Exploring India Off The Beaten Path – Volume #2

Exploring India is fun but exploring India off the beaten path is better! Scattered across India’s 28 states and additional union territories (such as Delhi, Ladakh and the Andaman Islands) are enough overlooked, offbeat destinations to keep visitors occupied for years. Since publishing my original list of India’s top unexplored destinations, I have discovered several more impressive places worthy of mentioning.

India Off The Beaten Path. Again.

Before visiting the locations below, make sure that you have read the original article that started it all.

India off the beaten path -- 24 incredible unexplored destinations
24 incredible unexplored destinations — this is India off the beaten path

Escaping the crowds in India can be tough but it is easier at these off the beaten path destinations:

Kumbhalgarh Fort in Rajasthan, India
Kumbhalgarh Fort UNESCO World Heritage Site in Rajasthan, India

Kumbhalgarh, Rajasthan

When it comes to Rajasthan, Jaipur, Jodhpur and Udaipur get all the attention. Everybody always forgets about Kumbhalgarh, the second largest fort in all of India. (Only Chittor Fort at Chittorgarh is bigger.)

Located around 80 km north of Udaipur, Kumbhalgarh is a UNESCO World Heritage Site included within the Hill Forts of Rajasthan. It is believed that the original fort was built by King Samprati during the 6th century, unfortunately most of its history prior to 1300 AD has been lost to the ages.

What we do know is this: Kumbhalgarh in its current form was built by Rana Kumbha, the 15th century ruler of the Mewar kingdom of western India. Out of the 84 forts in his dominion, Kumbha is reported to have built 32 of them – Kumbhalgarh is the largest and most elaborate of these.

Road to Badal Mahal palace, the centerpiece of Kumbhalgarh Fort, a UNESCO World Heritage Site in Rajasthan, India
Badal Mahal palace was built at the highest point of Kumbhalgarh Fort

Built on a hilltop in the Aravalli mountain range, Kumbhalgarh’s massive perimeter wall stretches over 36 km (22 miles) making it one of the largest walls in the world. Be sure to savor the view from the highest point of the fort, Badal Mahal – also known as ‘the palace of the clouds’ because of its breathtaking views of the majestic Aravali range.

How To Visit: By plane, IndiGo airlines offers flights to Maharana Pratap Airport at Udaipur from multiple major cities. If you are already in Rajasthan, there are no shortage of buses to get you to Udaipur. From there it is easy to arrange a tour to Kumbhalgarh.

Panoramic of Tso Moriri in Ladakh

Tso Moriri, Ladakh

Ladakh has become increasingly popular destination with both foreign visitors to India and Indians eager to explore more of their great nation. However, that does not mean there are no quiet, overlooked places left here.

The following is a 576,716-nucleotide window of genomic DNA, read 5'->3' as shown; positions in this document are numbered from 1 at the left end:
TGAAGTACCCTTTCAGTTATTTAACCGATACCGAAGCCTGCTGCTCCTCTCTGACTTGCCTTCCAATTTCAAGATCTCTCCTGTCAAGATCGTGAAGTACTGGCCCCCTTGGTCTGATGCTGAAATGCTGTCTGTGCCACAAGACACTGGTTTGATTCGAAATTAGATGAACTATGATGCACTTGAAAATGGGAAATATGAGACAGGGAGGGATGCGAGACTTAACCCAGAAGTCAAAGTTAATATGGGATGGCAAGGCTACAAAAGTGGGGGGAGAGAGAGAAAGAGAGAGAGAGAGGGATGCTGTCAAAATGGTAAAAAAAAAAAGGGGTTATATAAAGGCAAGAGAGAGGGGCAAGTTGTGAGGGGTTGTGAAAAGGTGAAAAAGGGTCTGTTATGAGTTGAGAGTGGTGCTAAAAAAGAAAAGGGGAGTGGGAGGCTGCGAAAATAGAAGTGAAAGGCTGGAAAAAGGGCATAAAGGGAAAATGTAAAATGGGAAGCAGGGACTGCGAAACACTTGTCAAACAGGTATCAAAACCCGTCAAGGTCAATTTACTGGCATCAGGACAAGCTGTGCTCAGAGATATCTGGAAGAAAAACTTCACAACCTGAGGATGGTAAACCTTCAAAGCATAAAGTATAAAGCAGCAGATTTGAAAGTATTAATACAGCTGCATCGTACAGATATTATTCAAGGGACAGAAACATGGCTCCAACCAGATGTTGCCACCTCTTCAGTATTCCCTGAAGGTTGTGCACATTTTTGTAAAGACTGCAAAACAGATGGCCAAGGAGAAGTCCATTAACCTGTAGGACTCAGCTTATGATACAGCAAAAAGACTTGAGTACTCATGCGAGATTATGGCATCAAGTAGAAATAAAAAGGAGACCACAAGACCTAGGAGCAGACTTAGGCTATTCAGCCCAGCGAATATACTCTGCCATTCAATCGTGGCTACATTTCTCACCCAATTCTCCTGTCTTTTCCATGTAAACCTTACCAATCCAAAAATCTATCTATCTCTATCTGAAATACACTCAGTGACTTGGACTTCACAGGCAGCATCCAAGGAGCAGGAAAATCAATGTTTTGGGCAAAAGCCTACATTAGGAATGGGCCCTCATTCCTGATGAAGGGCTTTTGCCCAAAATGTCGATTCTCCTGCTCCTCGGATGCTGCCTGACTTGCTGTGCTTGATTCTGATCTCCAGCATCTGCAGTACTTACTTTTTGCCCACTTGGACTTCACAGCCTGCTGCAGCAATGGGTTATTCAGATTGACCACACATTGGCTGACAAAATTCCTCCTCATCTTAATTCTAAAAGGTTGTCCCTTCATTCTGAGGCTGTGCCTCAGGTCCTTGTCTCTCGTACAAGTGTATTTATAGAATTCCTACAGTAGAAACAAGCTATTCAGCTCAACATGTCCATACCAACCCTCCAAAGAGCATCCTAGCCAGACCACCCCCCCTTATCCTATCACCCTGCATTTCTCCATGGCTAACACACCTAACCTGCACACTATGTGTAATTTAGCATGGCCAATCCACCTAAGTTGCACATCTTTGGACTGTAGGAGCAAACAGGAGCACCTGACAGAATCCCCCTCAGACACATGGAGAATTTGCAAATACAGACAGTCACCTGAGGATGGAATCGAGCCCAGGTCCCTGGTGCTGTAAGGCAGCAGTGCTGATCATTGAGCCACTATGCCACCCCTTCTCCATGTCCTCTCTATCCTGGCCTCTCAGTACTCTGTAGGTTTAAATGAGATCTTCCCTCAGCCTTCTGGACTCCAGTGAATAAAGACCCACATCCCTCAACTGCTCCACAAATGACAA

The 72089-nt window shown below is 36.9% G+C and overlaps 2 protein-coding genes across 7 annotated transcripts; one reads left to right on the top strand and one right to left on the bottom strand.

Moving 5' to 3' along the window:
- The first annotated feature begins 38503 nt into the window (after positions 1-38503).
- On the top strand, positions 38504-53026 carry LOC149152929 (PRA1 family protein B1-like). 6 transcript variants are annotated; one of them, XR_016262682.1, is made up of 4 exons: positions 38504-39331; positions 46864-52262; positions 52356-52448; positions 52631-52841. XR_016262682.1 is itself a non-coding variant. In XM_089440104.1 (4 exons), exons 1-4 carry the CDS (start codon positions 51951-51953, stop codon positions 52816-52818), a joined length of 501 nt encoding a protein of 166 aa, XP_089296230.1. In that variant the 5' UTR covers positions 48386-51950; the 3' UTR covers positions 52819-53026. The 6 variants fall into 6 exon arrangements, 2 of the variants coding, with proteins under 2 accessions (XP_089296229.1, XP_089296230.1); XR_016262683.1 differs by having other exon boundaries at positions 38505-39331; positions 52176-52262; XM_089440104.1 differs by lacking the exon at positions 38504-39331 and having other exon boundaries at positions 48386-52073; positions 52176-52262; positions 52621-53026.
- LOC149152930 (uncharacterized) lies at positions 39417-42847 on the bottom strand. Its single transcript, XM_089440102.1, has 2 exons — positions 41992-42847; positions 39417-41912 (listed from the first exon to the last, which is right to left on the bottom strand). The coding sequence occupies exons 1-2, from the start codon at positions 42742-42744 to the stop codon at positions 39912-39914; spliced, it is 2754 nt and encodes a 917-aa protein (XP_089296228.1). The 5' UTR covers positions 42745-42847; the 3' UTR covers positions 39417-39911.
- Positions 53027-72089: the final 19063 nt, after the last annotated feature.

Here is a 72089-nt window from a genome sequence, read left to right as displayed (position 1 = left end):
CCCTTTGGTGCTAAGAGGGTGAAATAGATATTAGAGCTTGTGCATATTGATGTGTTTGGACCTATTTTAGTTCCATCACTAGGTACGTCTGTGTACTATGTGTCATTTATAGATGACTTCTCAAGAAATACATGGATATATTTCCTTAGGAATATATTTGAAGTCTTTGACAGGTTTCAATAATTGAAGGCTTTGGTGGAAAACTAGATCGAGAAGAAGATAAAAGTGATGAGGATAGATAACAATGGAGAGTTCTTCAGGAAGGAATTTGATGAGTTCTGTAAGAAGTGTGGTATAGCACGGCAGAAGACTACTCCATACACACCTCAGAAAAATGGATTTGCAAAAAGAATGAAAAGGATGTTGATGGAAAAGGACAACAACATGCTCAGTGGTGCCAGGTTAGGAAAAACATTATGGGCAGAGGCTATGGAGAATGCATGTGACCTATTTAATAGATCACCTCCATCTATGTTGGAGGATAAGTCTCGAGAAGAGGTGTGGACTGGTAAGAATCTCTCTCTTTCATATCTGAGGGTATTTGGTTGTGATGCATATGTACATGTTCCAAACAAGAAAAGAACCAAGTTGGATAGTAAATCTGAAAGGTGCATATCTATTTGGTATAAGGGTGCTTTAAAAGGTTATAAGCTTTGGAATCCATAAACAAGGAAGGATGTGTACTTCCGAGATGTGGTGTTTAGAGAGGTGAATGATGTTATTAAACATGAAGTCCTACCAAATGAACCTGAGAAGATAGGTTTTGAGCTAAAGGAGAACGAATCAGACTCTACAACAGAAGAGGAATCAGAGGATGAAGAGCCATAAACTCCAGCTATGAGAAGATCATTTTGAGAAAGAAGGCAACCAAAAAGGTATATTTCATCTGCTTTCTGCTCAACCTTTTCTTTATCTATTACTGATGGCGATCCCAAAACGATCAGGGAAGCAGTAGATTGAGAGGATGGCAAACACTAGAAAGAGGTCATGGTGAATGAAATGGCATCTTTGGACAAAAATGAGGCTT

Located in the picturesque Rupshu Valley within the Changthang Wildlife Sanctuary, Tso Moriri is the offbeat, relatively unknown cousin of the more famous Pangong Tso in Ladakh. Surrounded by mountains on all sides, this tranquil lake sparkles with crystal-clear waters and brilliant shades of blue. It’s name is literally translated as “Mountain Lake” – at an elevation of 4,522 metres (14,836 feet) above sea level Tso Moriri is the largest high elevation lake in India.

Here you can bask in the beauty of the Himalayas and feel at peace with nature and the environment. Because Tso Moriri is a designated wetland reserve it attracts a wide range of migratory birds and exotic species, including Bar-Headed Geese. (This is their only breeding ground in India!)

Goat migration past Tso Moriri captured by Michael

Beyond simply birds, other wildlife sightings are common. Keep an eye out for lynx, Tibetan gazelle, and assorted species of sheep, marmot, hares and voles.

How To Visit: Tso Moriri is about 250 km (155 miles) from Leh and a permit is needed to visit. Because of the elevation and local climate, the lake is only accessible during the summer months. And yes, camping overnight is allowed (without the crowd like at Pangong Tso).

Patan, Gujarat

Back in the medieval times Patan was the capital of Gujarat. Historians estimate that it was the tenth largest city in the world by the year 1000 AD, with a population of around 100,000. Even still to this day the city evokes an almost medieval feeling in visitors.

The city welcomes you with a huge royal entrance gate, which also serves to prepare visitors for all of the impressive architecture contained within. Patan is surrounded by huge walls and known for being home to a large number of architectural gems.

Rani Ki Vav stepwell in Patan

One of the most important architectural monuments in Patan is Rani Ki Vav, a water storage system known as a stepwell. Literally translated as the ‘Queen’s Stepwell’, it was constructed in the 1060s. Rani Ki Vav is a UNESCO World Heritage Site and is the oldest and deepest of the 120 other stepwells in Gujarat.

How To Visit: The nearest airport to Patan is Sardar Vallabhai Patel Airport at Ahmedabad and SpiceJet has direct flights from two dozen different airports, both in India and abroad. See SpiceJet flight booking for more details. You can also reach Patan by road from Ahmedabad, for those already nearby.

Gopal Scalino

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About Derek Freal

"Some people eat, others try therapy. I travel."   Cultural enthusiast. Adrenaline junkie. Eater of strange foods. Chasing unique and offbeat adventures around the world since 2008. Derek loves going to new destinations where he does not speak a word of the local language and must communicate with hand gestures, or places where he is forced to squat awkwardly to poo -- supposedly its healthier and more efficient. For more information (about Derek, not squat pooing) including popular posts and videos, check out his bio.

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